The wine drinking began before we left Newark, N.J., with a clink and a “salud” in the airport lounge over some unidentified white.
My father and I, belatedly fulfilling the college graduation gift he had promised me 11 years earlier, were embarking on a 10-day journey across Sicily, land of our ancestors – specifically, of my dad’s great-grandfather, a merchant ship captain who lived on the Aeolian island of Lipari before sailing to Peru to found a winery.
It was fitting, then, that in addition to ancient ruins, medieval churches and spectacular Mediterranean views, ours was a trip overflowing with wine. We are no experts, but we drank our way across the almost 10,000-square-mile island – lucky for our livers that it’s no bigger – sampling the indigenous varietals, many grown in the volcanic soil of fuming Mount Etna. Those varietals set rustic Sicilian wines apart from their more polished northern Italian neighbors.
“If Tuscany is suits and ties, Sicily is wife-beaters (T-shirts),” is how Jason Wagner, wine director at hospitality group Element Collective, described the different wine personalities, though, he said, over the last few decades the ancient Sicilian viticulture has become more diverse. For example, Sicily is home to a rock star of the biodynamic wine movement, Arianna Occhipinti (agricolaocchipinti.it), who produces certified organic wines in the southern Vittoria region.
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“They’re starting to have a new identity,” said Wagner, who offers many Sicilian wines at the Element-owned restaurant Nellcote in Chicago. “It used to be that they were big, clunky, hard-to-drink reds, and now they’re getting a reputation for making more delicate, thoughtful wines.”
That, at least, is an American sommelier’s perspective. In Sicily, ask a waiter for a recommendation, which is how we made most of our wine decisions, and usually a hearty red arrives.
That was perfectly fine with this duo.
(Note: Wine prices that follow reflect what we paid for a bottle at the restaurants.)
Food, history, wine
After a morning spent walking amid ancient Greek temples in former colonies, we were sitting on the outside patio at Trattoria Il Pescatore ( www.trattoriailpescatore.it) a seaside restaurant in Agrigento on the southwestern coast, eating a grilled cuttlefish the size of a grown man’s hand, when my father grunted admiringly at the Duca di Salaparuta Passo delle Mule ($25; www.duca.it) in his glass, a dense red made of the popular nero d’Avola grape.
“This,” he said, “is a man’s wine.”
My dad’s taste for weighty wines meant we had a lot of nero d’Avola, a juicy, earthy grape, heavy on dark fruits. One of the best was Duca Enrico ($55), also from Duca di Salaparuta, a large winery behind the budget-friendly Corvo line. We drank it near Palermo, the Sicilian capital, while dining on grilled ricciola (fresh-caught amberjack) at Da Peppino restaurant in the seaside suburb of Mondello.
Duca Enrico, first produced in 1984, was the first single-varietal wine to be produced from nero d’Avola grapes.
Another nero standout was the Rosso del Conte ($62) from the Tasca d’Almerita winery ( www.tascadalmerita.it/en/home/). We drank the spicy, bright red wine seaside (this is a pattern) at the Lungo la Notte Cafe on the picturesque Ortygia island in Siracusa, sophisticated home to the island’s best Greek theater. In thematic harmony with our wine-soaked adventure, the play we happened to see there that night was “Le Baccanti” by Euripides, starring good-time god Dionysus.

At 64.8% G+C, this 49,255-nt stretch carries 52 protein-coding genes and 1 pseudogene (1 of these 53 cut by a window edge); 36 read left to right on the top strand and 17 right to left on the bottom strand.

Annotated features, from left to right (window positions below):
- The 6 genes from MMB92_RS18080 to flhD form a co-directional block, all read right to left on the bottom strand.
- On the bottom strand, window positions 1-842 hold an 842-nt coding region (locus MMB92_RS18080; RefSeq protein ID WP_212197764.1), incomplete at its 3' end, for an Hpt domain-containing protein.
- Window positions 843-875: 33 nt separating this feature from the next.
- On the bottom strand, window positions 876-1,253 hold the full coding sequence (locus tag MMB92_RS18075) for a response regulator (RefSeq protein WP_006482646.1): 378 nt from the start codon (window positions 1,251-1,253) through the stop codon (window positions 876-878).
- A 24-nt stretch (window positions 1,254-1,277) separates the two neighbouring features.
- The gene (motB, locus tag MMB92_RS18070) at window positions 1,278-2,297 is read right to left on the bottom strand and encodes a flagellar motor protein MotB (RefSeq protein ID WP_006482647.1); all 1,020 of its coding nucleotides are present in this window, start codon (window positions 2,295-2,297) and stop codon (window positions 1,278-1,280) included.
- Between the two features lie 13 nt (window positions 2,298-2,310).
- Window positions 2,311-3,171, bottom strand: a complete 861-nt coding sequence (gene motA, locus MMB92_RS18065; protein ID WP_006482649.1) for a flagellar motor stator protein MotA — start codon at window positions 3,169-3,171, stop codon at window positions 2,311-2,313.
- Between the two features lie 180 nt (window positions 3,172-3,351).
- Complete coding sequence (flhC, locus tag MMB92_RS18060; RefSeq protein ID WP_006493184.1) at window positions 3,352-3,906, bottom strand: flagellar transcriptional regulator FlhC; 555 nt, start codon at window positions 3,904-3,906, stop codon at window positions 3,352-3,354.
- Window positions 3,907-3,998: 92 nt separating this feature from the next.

Sicily also counts lighter red grapes among its indigenous varietals.
Light, friendly frappato is a low-tannin, high-acid grape that Wagner compares to gamay, the primary grape of Beaujolais. Nerello mascalese and nerello cappuccio are an “aromatically dynamic” pair often blended together to evoke decomposing earth, red leaves and black tea, Wagner said, comparing them to nebbiolo, the grape used in Barbaresco.
One of the last wines we drank in Sicily was a grand blend of almost all: Firriato Quater Rosso ($32; www.firriato.it), made in the Trapani province on the western coast, was a full-bodied combination of nero d’Avola, frappato, nerello cappuccio and perricone, another robust indigenous red grape. We were in sleepy Lipari, on a fruitless search for my great-great-grandfather’s house, and found ourselves in the airy, leafy terrace of Ristorante Filippino ( www.eolieexperience.it/en/home-filippino), where the supremely attentive servers brought to the table a choice of no fewer than four bottles of olive oil. I had the best pasta I’ve ever eaten: tubular noodles with mozzarella, tomato, eggplant and grated baked ricotta. The wine was a welcome exclamation point.
Though not as famous as the reds, Sicily has indigenous white wines, too often more tropical-tasting than their northern Italian peers because of the hotter climate. Inzolia, catarratto and grillo, grapes often used in the sweet Marsala wines that Sicily is famous for, also produce table whites, as does the popular grecanico.
In the Moorish town of Mazara del Vallo, where we were staying after a long day of sightseeing along the western coast, including a memorable stroll through the medieval walled town of Erice, perched high on a mountain with views of Tunisia, we enjoyed a bottle of Kheire ($52), a grillo from the nearby Gorghi Tondi winery. It was full, soft and citrusy, a fine complement to a typical regional dish of trout over couscous.
Another good white was the refreshing Baccante ($48), a grillo-chardonnay combo from the winery Abbazia Santa Anastasia ( www.abbaziasantanastasia.it), a wine we drank at the Michelinstarred La Capinera ( www.ristorantelacapinera.com) in the tourist resort town of Taormina – on the seafront terrace, of course.
Maybe everything tastes good amid the worn, soulful beauty of Sicily, with the deep blue of the Mediterranean on one side and rolling pastoral hills on the other.